In view of Respondent's failure to submit a response, the Panel shall decide this administrative proceeding on the basis of Complainant's undisputed representations pursuant to paragraphs 5(e), 14(a) and 15(a) of the Rules and draw such inferences it considers appropriate pursuant to paragraph 14(b) of the Rules. The Panel is entitled to accept all reasonable allegations and inferences set forth in the Complaint as true unless the evidence is clearly contradictory. See Vertical Solutions Mgmt., Inc. v. webnet-marketing, inc., FA 95095 (Nat. Arb. Forum July 31, 2000) (holding that the respondent’s failure to respond allows all reasonable inferences of fact in the allegations of the complaint to be deemed true); see also Talk City, Inc. v. Robertson, D2000-0009 (WIPO Feb. 29, 2000) (“In the absence of a response, it is appropriate to accept as true all allegations of the Complaint.”).
Paragraph 4(a) of the Policy requires that Complainant must prove each of the following three elements to obtain an order that a domain name should be cancelled or transferred:
(1) the domain name registered by Respondent is identical or confusingly similar to a trademark or service mark in which Complainant has rights; and
(2) Respondent has no rights or legitimate interests in respect of the domain name; and
(3) the domain name has been registered and is being used in bad faith.
Complainant asserts rights in the PRIVACY ASSIST mark through registration of the mark with the USPTO. The Panel finds that Complainant’s timely registration of the PRIVACY ASSIST mark with the USPTO sufficiently establishes rights in the mark pursuant to Policy ¶ 4(a)(i). See Innomed Techs., Inc. v. DRP Servs., FA 221171 (Nat. Arb. Forum Feb. 18, 2004) (“Registration of the NASAL-AIRE mark with the USPTO establishes Complainant's rights in the mark.”); see also ESPN, Inc. v. MySportCenter.com, FA 95326 (Nat. Arb. Forum Sept. 5, 2000) (concluding that the complainant demonstrated its rights in the SPORTSCENTER mark through its valid trademark registrations with the USPTO and similar offices around the world).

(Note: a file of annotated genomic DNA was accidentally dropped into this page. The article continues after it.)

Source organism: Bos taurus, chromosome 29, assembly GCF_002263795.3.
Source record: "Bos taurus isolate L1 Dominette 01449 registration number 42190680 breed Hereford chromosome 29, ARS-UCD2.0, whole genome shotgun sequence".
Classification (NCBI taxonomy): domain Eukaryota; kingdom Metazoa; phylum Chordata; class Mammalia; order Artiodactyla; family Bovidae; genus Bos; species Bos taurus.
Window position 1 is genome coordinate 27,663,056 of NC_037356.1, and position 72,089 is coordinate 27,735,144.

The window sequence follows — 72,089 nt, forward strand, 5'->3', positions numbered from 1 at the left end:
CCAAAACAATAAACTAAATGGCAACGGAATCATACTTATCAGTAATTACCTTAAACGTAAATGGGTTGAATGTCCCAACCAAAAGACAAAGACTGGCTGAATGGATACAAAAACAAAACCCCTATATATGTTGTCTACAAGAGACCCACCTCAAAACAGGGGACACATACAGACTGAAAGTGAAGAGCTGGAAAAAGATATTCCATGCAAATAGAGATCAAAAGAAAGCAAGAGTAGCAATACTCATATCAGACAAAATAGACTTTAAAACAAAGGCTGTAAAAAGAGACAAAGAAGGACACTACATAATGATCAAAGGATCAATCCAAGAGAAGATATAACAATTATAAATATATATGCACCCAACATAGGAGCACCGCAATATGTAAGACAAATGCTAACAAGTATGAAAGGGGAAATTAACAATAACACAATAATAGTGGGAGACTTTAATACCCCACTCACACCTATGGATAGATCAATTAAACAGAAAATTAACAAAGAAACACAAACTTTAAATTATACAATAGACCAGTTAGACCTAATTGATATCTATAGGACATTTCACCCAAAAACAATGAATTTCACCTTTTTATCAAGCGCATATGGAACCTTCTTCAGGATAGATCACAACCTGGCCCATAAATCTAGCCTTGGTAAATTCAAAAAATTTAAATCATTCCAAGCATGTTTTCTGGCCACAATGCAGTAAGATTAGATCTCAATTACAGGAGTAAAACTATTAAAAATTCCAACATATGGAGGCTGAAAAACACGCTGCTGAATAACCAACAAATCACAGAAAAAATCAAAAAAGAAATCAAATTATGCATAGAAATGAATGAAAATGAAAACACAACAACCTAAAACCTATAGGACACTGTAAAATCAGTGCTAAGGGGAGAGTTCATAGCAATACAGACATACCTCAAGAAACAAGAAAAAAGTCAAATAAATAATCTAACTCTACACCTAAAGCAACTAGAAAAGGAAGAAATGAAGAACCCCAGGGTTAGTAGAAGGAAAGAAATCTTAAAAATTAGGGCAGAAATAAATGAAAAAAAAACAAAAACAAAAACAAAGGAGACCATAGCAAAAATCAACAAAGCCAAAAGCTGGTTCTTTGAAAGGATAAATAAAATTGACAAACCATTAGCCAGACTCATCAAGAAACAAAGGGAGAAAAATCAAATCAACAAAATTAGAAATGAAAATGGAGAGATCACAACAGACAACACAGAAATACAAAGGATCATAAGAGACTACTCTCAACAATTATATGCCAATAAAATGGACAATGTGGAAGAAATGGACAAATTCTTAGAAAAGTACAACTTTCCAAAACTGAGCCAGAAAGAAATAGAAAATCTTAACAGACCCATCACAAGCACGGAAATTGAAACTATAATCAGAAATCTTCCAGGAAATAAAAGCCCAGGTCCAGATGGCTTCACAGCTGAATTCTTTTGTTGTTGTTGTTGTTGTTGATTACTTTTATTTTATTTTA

Respondent’s <privacyassit.com> domain name almost contains Complainant’s PRIVACY ASSIST mark in its entirety, the only difference being the elimination of the letter “s” and the space between the two words of the mark. Additionally, Respondent’s disputed domain name contains the generic top-level domain (“gTLD”) “.com.” The Panel finds that the elimination of a single letter of a protected mark as well as the space found between the words of Complainant’s protected mark, combined with the addition of a gTLD fails to sufficiently distinguish the domain name from the mark pursuant to Policy ¶ 4(a)(i). See Rollerblade, Inc. v. McCrady, D2000-0429 (WIPO June 25, 2000) (finding that the top level of the domain name such as “.net” or “.com” does not affect the domain name for the purpose of determining whether it is identical or confusingly similar); see also Bond & Co. Jewelers, Inc. v. Tex. Int’l Prop. Assocs., FA 937650 (Nat. Arb. Forum Apr. 30, 2007) (finding that the elimination of spaces between terms and the addition of a gTLD do not establish distinctiveness from the complainant’s mark under Policy ¶ 4(a)(i); see also Reuters Ltd. v. Global Net 2000, Inc., D2000-0441 (WIPO July 13, 2000) (finding that a domain name which differs by only one letter from a trademark has a greater tendency to be confusingly similar to the trademark where the trademark is highly distinctive).
The Panel finds that Policy ¶ 4(a)(i) has been satisfied.
In instances where Complainant has made a prima facie case in support of its
allegations, the burden shifts to Respondent to set forth concrete evidence
indicating that it has rights or legitimate interests in accordance with Policy
¶ 4(a)(ii). See
SEMCO Prods., LLC v. dmg world media (